Fresh Sheet – August 24, 2019
This week we are featuring the delicate Heliconius sara (Sara Longwing) from Suriname since we have more of them than we often get.
The Sara comes from the disturbed edges of rainforests and loves orange flowers like Psiguria (Psiguria umbrosa) and Firebush (Hamelia patens). These butterflies are very active during the day and have a strong communal roosting habit. Toward the end of each day, the butterflies start settling down to sleep on very thin stems and tendrils, which heavy predators find difficult to climb. In the dim light, their markings blend in with the shadows and they look just like leaves hanging on the ends of vines. In the morning, the older butterflies go to feed on flowers they have visited before; younger ones follow them to learn where the good flowers are.
Because Sara Longwings can digest pollen as well as nectar, this species can live for several months. In our exhibit, guests often see older Sara Longwings with extensive damage to their wing margins but still flying strongly.
Neotropical Insects NV
42 – Heraclides anchisiades (Ruby-spotted Swallowtail)
30 – Heliconius sara (Sara Longwing)
20 – Dryas iulia (Julia Longwing)
8 – Agraulis vanillae (Gulf Fritillary)
15 – Catonephele orites (Orange-banded Shoemaker)
30 – Anartia amathea (Scarlet Peacock)
50 – Archeoprepona demophoon (Hubner’s Prepona)
15 – Biblis hyperia (Red Rim)
70 – Caligo memnon (Owl Butterfly)
10 – Tithorea harmonia (Harmonia Tigerwing)
10 – Morpho achilles (Blue-banded Morpho)
Total = 300
Adopt a Butterfly
Love the Tropical Butterfly House? Spread that love by adopting one of our beautiful winged creatures! Starting at just $50, your adoption will help care for the butterflies in the Tropical Butterfly House, and support of the hands-on science programming offered at Pacific Science Center. And, you’ll receive some exclusive benefits for your generosity.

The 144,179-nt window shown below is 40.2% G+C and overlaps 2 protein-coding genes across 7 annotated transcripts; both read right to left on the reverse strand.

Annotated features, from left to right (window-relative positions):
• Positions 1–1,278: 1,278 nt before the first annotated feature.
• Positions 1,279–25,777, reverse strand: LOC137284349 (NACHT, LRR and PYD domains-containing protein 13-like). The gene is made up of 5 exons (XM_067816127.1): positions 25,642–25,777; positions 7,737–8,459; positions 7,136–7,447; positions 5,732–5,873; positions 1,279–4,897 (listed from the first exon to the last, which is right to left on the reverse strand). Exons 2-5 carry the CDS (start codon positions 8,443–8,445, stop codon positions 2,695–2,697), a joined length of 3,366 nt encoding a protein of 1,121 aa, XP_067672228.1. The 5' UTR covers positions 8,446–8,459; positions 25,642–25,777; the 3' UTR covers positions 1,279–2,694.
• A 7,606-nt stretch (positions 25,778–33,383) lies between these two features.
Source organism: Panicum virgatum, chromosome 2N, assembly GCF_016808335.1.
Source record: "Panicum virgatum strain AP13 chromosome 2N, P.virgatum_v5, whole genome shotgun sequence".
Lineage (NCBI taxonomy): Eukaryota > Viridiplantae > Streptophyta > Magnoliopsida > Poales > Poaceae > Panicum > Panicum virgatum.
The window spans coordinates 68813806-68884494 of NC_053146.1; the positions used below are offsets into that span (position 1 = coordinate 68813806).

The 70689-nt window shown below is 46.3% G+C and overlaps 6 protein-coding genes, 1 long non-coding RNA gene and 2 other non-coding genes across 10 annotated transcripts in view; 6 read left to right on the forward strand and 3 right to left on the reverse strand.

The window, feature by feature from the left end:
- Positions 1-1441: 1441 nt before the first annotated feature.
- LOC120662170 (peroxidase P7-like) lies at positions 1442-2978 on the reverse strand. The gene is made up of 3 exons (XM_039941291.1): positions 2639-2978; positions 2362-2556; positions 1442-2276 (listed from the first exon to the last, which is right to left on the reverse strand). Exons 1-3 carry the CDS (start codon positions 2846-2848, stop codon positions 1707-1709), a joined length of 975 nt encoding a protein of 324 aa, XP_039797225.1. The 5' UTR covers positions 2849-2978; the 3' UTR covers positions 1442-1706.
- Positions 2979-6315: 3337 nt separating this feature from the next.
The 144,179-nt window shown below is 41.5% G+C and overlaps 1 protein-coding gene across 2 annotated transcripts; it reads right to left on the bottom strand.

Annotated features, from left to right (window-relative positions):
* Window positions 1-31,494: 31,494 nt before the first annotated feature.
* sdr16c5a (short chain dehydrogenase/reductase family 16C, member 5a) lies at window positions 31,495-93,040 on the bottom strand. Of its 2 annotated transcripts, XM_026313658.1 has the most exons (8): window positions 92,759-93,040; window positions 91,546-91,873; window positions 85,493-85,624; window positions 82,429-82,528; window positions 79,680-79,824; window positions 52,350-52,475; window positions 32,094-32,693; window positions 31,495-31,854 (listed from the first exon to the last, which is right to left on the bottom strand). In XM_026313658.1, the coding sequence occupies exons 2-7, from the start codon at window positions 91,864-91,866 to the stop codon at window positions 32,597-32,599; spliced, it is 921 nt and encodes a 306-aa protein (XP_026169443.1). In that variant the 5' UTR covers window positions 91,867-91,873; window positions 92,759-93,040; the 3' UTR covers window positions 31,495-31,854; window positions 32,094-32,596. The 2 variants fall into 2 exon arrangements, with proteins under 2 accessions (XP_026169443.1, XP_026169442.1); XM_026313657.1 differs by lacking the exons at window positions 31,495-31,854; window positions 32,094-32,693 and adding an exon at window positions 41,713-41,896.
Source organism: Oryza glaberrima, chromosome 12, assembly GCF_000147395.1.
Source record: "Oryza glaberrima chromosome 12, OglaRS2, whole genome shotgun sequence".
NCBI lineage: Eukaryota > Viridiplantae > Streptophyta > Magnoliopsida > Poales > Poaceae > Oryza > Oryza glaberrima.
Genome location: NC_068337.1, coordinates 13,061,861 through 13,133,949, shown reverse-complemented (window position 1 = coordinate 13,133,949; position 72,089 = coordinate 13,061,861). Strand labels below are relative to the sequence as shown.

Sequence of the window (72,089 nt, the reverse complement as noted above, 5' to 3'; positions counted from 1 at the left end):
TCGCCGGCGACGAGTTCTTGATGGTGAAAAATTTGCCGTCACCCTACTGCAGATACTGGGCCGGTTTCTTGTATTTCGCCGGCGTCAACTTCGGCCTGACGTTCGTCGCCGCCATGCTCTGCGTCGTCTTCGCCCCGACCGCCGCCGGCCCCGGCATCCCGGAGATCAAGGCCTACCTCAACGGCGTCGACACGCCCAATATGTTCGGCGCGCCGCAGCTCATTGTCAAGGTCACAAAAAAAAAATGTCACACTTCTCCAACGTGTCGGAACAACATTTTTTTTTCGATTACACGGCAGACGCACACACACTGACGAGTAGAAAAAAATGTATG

“Fresh Sheet” is our weekly shipment report of pupae on display in the emerging window. Visit Pacific Science Center’s Tropical Butterfly House and meet our newest residents.These butterflies typically arrive as pupae on the Thursday or Friday before the Fresh Sheet is published. Some of these butterflies will start emerging the day they arrive or the next day, but other species may take a full week before they reach adulthood. After emerging, they may live for a week or even a few months! While we love sharing a variety of species with our guests, we cannot guarantee that any specific species will be flying on the day that you visit Pacific Science Center.If you are interested in photographing a specific butterfly and would like to be updated about when it is flying in the Tropical Butterfly House, please email Butterflies@pacsci.org with details and your contact information.